This jiving between the friends flows both ways too. When Keith Moon and Pete Townshend made a rare appearance playing with Eric Clapton in 1974, the former Cream guitarist offered up the following cheeky introduction: “And tonight, for your pleasure or my pain, one of the two, the great Pete Townshend.” Needless to say, aside from the high jinks a lot of respect flows between the guitar greats and Clapton’s tight sound can even be touted as a direct influence on Townshend.
It was Iggy Pop who once said, “There was a guy named Link Wray,” Iggy Pop begins, “I heard this music in the student union at a university. It was called ‘Rumble’ and it sounded baaad. I left school emotionally at the moment I heard ‘Rumble’.” Pete Townshend seconded its perturbing power when heralding the track in an interview: “I remember being made very uneasy the first time I heard ‘Rumble’, and yet very excited by the guitar sound.”
Adding on another occasion, “He is the king, if it hadn’t been for Link Wray and ‘Rumble’, I would have never picked up a guitar.” This inspiring notion of shaking up the daily malaise with sheer sound is something that has always stayed with Townshend. As he opines: “When I grew up, what was interesting for me was that music was colour and life was grey. So, music for me has always been more than entertainment.”
While ‘Rumble’ may have made Townshend pick up a guitar, he also needed something to base this sonic stirring on. Howlin’ Wolf provided something to cut his teeth on. “I was at Ealing Art school in 1961 and some time in the following year I met a young American photography student Tom Wright,” he recalled of his musical introduction to Wolf. “He had a big collection of R&B, including Howling Wolf. I’m afraid I can’t remember the album, but ‘Smokestack Lightnin’ was one of the tracks. I have to say that I loved the guitar sound on these records, and the drummer played in a New Orleans style I was unfamiliar with until then.”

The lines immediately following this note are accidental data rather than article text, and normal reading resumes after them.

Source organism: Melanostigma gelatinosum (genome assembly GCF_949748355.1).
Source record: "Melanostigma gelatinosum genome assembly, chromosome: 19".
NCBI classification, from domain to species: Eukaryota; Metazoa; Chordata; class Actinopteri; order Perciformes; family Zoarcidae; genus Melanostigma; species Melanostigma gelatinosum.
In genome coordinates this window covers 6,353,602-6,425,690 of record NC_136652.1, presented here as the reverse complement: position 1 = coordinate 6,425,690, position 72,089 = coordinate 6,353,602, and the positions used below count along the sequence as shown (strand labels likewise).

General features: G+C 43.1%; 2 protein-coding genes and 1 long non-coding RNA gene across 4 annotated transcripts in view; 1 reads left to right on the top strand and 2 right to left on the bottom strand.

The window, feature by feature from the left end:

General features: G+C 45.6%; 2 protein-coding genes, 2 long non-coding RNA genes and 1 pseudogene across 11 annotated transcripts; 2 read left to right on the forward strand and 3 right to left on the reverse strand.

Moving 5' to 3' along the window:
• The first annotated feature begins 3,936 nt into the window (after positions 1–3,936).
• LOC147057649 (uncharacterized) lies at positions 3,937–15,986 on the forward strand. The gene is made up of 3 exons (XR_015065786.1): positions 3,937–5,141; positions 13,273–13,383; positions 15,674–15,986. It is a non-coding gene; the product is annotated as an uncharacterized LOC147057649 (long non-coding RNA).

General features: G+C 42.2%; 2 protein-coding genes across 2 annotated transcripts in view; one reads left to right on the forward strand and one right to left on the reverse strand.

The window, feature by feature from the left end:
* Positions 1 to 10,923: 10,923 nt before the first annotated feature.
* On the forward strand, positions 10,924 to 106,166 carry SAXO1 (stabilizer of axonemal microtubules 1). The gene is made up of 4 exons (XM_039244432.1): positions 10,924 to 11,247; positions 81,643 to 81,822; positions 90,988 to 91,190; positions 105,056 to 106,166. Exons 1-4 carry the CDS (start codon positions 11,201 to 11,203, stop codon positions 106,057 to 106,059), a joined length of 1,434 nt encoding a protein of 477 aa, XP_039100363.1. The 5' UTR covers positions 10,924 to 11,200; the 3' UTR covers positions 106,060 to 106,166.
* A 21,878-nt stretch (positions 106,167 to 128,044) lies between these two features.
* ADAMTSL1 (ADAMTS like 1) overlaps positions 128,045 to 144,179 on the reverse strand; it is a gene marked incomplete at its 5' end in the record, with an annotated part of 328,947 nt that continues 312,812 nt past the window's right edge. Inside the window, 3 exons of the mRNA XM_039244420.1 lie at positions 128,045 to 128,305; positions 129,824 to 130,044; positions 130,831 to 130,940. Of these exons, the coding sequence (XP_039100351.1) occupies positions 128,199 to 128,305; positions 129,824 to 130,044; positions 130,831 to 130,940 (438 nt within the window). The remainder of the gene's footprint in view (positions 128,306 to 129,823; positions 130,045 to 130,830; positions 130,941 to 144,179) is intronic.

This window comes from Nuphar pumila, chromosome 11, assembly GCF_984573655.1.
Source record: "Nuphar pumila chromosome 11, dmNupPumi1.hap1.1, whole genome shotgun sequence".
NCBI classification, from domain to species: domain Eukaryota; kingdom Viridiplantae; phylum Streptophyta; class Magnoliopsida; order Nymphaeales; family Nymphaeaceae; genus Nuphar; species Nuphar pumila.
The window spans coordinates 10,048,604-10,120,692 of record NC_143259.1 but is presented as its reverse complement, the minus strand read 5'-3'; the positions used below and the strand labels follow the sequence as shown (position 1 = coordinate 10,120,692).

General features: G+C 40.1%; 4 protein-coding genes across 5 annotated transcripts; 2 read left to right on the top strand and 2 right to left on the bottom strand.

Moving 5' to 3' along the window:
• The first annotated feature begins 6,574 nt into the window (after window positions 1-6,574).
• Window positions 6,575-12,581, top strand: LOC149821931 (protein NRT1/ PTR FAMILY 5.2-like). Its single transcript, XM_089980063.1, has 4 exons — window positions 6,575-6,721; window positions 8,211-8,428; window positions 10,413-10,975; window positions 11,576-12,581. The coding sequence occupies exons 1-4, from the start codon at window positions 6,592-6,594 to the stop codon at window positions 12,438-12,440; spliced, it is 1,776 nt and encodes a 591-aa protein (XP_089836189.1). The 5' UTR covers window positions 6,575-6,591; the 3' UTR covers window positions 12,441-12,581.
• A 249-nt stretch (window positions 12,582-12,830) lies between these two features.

Beyond the guitar, it was Wolf’s overall style that Townshend adored, and just as he said in praise of Chuck Berry, there is no point being a good guitarist if you haven’t got the rest of it. “He is not just some guy with a band, he helped to change our view of the world and to harden up this new way we have found to express our deepest feelings,” he said of Wolf. “Unlike the radio pop of that period Howling Wolf had real teeth; he showed us we could let our music be unapologetically masculine without being chauvinistic.”
The Who started out as an R&B covers band. While they worked out their sound and Townshend tried to piece together lyric writing, his favourite anthem to play was Bo Diddley’s classic ‘Roadrunner’. In fact, they have played it over 40 recorded times in total. And when they moved away from it, the churning, slick rhythm of his tight guitar playing remained.
An even more specific trait lingered too; Townshend has always lifted the trick of running the edge of a guitar pick along the low E string ala Diddley for a classic zipping sound and performative flourish (check out his tribute below). What’s more, Townshend also shares the influence of violins and cellos in his playing, giving both artists a sort of soaring reverence that goes way beyond any pedals they used.